As one possible end result of the overhand knot, the granny knot is a common method for tying off footwear of all types. Once you’ve reached the end of an overhand knot, one of the laces needs to be folded into the shape of a bunny ear.
The other lace should then be tied around the bunny ear, using your thumb to create a loop, which you will then push the lace through to create a second ear. Finally, the bunny ears should be pulled tightly from each side to finish the knot.
This knot shares many similarities with the granny knot and can also be achieved through the overhand knot. However, instead of creating bunny ears, the left lace should be lain over the right lace, pulled underneath, and brought back over.
Next, you’re going to fold the laces over each other again, but this time, the opposite ends should be passing over each other. Once you pull tightly, you should have a square knot, which is more secure than a granny knot.
The last knotting technique is the surgeon’s knot, sometimes called a double knot, and also an enhancement to the overhand knot.
To create a surgeon’s knot, tie the laces exactly as you would for an overhand knot, but instead of pulling the lace underneath the X just once, do it twice. This gives you a tighter and more secure grip around your ankle than you’d achieve with a basic overhand knot.
Related Article: How Should Hiking Shoes Fit
Techniques for Lacing Hiking Boots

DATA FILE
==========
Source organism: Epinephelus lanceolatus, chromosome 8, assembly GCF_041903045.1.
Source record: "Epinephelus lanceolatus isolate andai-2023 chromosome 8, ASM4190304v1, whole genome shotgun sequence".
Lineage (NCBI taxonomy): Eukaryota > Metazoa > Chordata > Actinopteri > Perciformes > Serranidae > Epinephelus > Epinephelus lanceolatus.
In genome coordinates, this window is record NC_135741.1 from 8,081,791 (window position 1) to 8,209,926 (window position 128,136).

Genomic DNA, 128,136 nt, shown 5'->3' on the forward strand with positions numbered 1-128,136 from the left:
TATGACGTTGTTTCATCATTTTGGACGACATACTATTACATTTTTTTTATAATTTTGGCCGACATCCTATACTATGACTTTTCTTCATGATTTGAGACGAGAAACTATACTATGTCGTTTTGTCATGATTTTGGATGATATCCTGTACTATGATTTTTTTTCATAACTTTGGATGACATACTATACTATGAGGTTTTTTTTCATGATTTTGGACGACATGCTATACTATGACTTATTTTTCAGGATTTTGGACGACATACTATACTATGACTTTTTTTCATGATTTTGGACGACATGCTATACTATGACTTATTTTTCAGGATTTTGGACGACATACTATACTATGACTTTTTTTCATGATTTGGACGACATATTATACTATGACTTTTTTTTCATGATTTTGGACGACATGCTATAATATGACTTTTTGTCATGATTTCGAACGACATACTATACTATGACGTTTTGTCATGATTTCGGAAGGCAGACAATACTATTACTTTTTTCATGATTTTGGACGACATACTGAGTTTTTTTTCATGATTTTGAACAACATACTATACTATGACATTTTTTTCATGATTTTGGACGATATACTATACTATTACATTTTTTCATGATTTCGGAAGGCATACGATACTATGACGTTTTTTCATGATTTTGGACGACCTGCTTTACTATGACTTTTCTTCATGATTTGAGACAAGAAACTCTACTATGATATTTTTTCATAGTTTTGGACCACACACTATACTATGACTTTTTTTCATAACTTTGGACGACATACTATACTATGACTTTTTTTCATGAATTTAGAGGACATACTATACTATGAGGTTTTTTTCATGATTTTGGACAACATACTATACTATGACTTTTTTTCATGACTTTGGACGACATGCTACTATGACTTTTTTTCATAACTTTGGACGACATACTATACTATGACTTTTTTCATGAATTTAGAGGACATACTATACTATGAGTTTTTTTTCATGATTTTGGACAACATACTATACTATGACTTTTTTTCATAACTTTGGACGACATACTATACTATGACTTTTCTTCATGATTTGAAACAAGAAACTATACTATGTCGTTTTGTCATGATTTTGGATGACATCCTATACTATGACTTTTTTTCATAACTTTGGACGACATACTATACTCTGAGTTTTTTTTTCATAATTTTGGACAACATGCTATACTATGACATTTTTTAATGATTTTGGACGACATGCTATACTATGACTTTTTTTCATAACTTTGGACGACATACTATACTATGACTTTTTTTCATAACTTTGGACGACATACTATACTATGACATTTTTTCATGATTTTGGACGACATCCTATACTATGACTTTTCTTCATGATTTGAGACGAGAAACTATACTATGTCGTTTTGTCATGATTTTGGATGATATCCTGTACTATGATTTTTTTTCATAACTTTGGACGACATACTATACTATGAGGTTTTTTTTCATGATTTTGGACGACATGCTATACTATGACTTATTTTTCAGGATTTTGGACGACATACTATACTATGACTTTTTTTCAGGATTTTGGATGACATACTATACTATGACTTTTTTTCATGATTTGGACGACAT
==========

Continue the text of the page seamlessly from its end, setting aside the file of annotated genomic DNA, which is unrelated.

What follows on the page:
The toe-relief lacing method is very straightforward and as the name suggests, it’s a lacing system designed to relieve pressure from your toes and give them more freedom of motion.
To achieve this style, simply lace your boots as you normally would, but skip the bottommost pair of eyelets or lace hooks.
The window lacing method is a style that creates a gap in the area where your foot feels compressed. The gap can be created by threading the laces vertically, instead of diagonally, and crossing them over in a way that avoids the areas of pressure around your foot.
After the window has been made, you can continue crossing the laces diagonally as you normally would.
Previously, the surgeon’s knot was mentioned as a knotting technique. However, the surgeon’s knot can also be used as a lacing system to prevent heel blisters and slippage. Begin by lacing up your boots as you normally would until you reach the points of your feet that feel loose.
Form a surgeon’s knot and thread the laces through the eyelets to create points of pressure. Once you’ve done that, your boots should be more secure around your feet, allowing you to resume your normal lacing and move without causing irritation.